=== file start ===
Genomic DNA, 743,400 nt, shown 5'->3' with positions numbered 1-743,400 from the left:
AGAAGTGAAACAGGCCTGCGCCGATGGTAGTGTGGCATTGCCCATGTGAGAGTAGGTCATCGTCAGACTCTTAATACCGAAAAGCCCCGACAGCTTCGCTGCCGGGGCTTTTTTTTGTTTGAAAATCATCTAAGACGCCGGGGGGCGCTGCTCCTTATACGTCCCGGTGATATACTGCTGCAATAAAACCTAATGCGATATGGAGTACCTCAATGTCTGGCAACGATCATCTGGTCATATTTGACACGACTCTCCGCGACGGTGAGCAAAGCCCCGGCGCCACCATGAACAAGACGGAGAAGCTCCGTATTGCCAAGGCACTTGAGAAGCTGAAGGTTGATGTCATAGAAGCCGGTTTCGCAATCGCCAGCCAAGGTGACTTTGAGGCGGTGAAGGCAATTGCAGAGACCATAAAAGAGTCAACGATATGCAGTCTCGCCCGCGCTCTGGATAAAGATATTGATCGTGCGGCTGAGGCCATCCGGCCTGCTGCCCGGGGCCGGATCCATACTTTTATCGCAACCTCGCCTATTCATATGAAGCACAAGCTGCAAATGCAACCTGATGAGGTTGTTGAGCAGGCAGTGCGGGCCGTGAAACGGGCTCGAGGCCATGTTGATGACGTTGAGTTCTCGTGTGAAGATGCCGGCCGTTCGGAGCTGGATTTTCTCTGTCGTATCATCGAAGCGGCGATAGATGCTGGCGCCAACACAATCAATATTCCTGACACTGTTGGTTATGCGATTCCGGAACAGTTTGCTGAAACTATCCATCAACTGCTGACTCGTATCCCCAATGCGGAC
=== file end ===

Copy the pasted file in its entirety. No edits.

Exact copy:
Genomic DNA, 743,400 nt, shown 5'->3' with positions numbered 1-743,400 from the left:
AGAAGTGAAACAGGCCTGCGCCGATGGTAGTGTGGCATTGCCCATGTGAGAGTAGGTCATCGTCAGACTCTTAATACCGAAAAGCCCCGACAGCTTCGCTGCCGGGGCTTTTTTTTGTTTGAAAATCATCTAAGACGCCGGGGGGCGCTGCTCCTTATACGTCCCGGTGATATACTGCTGCAATAAAACCTAATGCGATATGGAGTACCTCAATGTCTGGCAACGATCATCTGGTCATATTTGACACGACTCTCCGCGACGGTGAGCAAAGCCCCGGCGCCACCATGAACAAGACGGAGAAGCTCCGTATTGCCAAGGCACTTGAGAAGCTGAAGGTTGATGTCATAGAAGCCGGTTTCGCAATCGCCAGCCAAGGTGACTTTGAGGCGGTGAAGGCAATTGCAGAGACCATAAAAGAGTCAACGATATGCAGTCTCGCCCGCGCTCTGGATAAAGATATTGATCGTGCGGCTGAGGCCATCCGGCCTGCTGCCCGGGGCCGGATCCATACTTTTATCGCAACCTCGCCTATTCATATGAAGCACAAGCTGCAAATGCAACCTGATGAGGTTGTTGAGCAGGCAGTGCGGGCCGTGAAACGGGCTCGAGGCCATGTTGATGACGTTGAGTTCTCGTGTGAAGATGCCGGCCGTTCGGAGCTGGATTTTCTCTGTCGTATCATCGAAGCGGCGATAGATGCTGGCGCCAACACAATCAATATTCCTGACACTGTTGGTTATGCGATTCCGGAACAGTTTGCTGAAACTATCCATCAACTGCTGACTCGTATCCCCAATGCGGAC